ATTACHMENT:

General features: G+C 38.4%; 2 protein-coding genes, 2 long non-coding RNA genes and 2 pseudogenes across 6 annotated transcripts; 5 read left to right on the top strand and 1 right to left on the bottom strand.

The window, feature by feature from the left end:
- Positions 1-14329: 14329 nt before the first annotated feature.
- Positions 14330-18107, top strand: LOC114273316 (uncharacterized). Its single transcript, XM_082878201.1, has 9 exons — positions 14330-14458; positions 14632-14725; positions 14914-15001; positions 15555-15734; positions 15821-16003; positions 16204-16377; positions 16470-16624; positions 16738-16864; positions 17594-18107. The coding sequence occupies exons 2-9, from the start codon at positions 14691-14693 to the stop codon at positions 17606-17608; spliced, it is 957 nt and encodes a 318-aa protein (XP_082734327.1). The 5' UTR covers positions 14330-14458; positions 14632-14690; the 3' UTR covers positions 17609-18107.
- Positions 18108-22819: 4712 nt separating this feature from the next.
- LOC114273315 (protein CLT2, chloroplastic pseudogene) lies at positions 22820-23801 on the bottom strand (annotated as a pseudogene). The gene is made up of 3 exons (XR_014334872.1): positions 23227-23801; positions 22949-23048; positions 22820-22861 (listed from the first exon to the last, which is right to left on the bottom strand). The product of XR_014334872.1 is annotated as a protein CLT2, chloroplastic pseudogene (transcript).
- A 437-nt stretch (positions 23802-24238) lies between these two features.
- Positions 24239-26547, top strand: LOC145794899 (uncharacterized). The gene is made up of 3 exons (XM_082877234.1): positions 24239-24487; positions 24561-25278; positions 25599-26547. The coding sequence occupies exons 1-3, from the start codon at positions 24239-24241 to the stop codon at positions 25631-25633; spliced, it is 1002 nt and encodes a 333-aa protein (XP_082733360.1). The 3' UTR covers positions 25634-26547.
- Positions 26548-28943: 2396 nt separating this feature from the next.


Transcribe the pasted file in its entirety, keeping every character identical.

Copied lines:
General features: G+C 38.4%; 2 protein-coding genes, 2 long non-coding RNA genes and 2 pseudogenes across 6 annotated transcripts; 5 read left to right on the top strand and 1 right to left on the bottom strand.

The window, feature by feature from the left end:
- Positions 1-14329: 14329 nt before the first annotated feature.
- Positions 14330-18107, top strand: LOC114273316 (uncharacterized). Its single transcript, XM_082878201.1, has 9 exons — positions 14330-14458; positions 14632-14725; positions 14914-15001; positions 15555-15734; positions 15821-16003; positions 16204-16377; positions 16470-16624; positions 16738-16864; positions 17594-18107. The coding sequence occupies exons 2-9, from the start codon at positions 14691-14693 to the stop codon at positions 17606-17608; spliced, it is 957 nt and encodes a 318-aa protein (XP_082734327.1). The 5' UTR covers positions 14330-14458; positions 14632-14690; the 3' UTR covers positions 17609-18107.
- Positions 18108-22819: 4712 nt separating this feature from the next.
- LOC114273315 (protein CLT2, chloroplastic pseudogene) lies at positions 22820-23801 on the bottom strand (annotated as a pseudogene). The gene is made up of 3 exons (XR_014334872.1): positions 23227-23801; positions 22949-23048; positions 22820-22861 (listed from the first exon to the last, which is right to left on the bottom strand). The product of XR_014334872.1 is annotated as a protein CLT2, chloroplastic pseudogene (transcript).
- A 437-nt stretch (positions 23802-24238) lies between these two features.
- Positions 24239-26547, top strand: LOC145794899 (uncharacterized). The gene is made up of 3 exons (XM_082877234.1): positions 24239-24487; positions 24561-25278; positions 25599-26547. The coding sequence occupies exons 1-3, from the start codon at positions 24239-24241 to the stop codon at positions 25631-25633; spliced, it is 1002 nt and encodes a 333-aa protein (XP_082733360.1). The 3' UTR covers positions 25634-26547.
- Positions 26548-28943: 2396 nt separating this feature from the next.